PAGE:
NORWOOD, Mass. — Many in Norwood have already gotten a fourth booster shot. But some are holding out, said Stacey Lane, assistant director of the town’s Health Department.
“The people who are eligible for a second booster now, so those 50 and over, we’ve had numerous calls from people asking if they should wait until the fall,” said Stacey Lane, assistant director of the Norwood Health Department. “The current recommendation is to get it now.”
What some are waiting for is the release of “new and improved” vaccines by Moderna and Pfizer that will address the Omicron subvariants. But one researcher doesn’t expect they’ll have a big advantage over current formulations.
“The virus has evolved much more quickly, much more strongly than the vaccine technologies have,” said John Moore, PhD, a professor of immunology and microbiology at Weill Cornell Medical in New York City. “Just adjusting the composition of the existing vaccines to include Omicron sequence BA4 5 isn’t some kind of magic bullet that is going to make those vaccines perform significantly better.”
Moore recently co-authored a piece in MedPageToday addressing the strategy of waiting for new vaccine versions for a second booster versus going with what’s available now. He said the latter is a wise choice, especially for those at high risk of illness from Covid infection.
Moore also frowned on the idea of getting a booster now, using existing vaccine formulations, then getting an Omicron-specific one in a month or so.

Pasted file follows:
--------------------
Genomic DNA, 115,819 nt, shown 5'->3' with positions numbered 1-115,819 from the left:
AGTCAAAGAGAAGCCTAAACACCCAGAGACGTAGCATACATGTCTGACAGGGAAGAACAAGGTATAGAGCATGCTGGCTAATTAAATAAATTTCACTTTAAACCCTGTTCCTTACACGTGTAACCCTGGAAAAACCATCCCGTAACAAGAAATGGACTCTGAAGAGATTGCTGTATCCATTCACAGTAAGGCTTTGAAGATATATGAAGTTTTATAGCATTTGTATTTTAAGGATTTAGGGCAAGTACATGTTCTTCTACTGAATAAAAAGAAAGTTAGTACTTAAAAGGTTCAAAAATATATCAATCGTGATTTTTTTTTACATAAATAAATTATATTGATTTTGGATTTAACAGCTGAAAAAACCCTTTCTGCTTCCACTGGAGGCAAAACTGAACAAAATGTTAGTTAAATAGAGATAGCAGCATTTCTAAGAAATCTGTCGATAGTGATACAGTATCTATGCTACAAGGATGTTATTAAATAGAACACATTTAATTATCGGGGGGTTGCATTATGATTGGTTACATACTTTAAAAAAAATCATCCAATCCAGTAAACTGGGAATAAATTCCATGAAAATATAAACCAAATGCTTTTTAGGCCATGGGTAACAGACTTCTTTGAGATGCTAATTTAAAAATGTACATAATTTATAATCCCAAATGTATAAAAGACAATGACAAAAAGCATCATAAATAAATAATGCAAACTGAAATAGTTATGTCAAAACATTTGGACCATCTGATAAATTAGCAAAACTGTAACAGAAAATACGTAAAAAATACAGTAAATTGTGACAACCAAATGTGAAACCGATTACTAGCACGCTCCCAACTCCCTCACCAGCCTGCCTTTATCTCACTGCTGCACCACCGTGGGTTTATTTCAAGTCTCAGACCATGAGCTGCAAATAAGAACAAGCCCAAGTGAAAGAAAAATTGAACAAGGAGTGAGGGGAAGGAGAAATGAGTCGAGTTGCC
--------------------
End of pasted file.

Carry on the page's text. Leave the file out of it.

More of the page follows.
“Boosters work best when your antibody levels have dropped down to a low level,” Moore said. “Then a booster will take them back up. But if you boost when the antibody level is already high, which is a few weeks to a month or so after a vaccine dose, the booster isn’t going to do very much. It’s sort of a waste of time. It’s a waste of effort. It won’t provide you with much additional protection, if any. It’s a waste of resources. It’s just not the optimal way to have a booster policy.”
The FDA still hasn’t set down a second booster policy for those under 50 -- but published reports indicate the agency may wait until the Omicron specific vaccines are available -- which is rumored to be in fall -- a season some public health officials are concerned about already.
“Covid is not behind us,” Lane said. “It changes quickly, so the fall is going to be whole new territory for us.”
What Moore would like to see improve is the speed of new vaccine approvals -- because, he said, better formulations are in the works, but the process of getting them to market has slowed to pre-pandemic levels, in which it took years to get a new vaccine approved.
This is a developing story. Check back for updates as more information becomes available.
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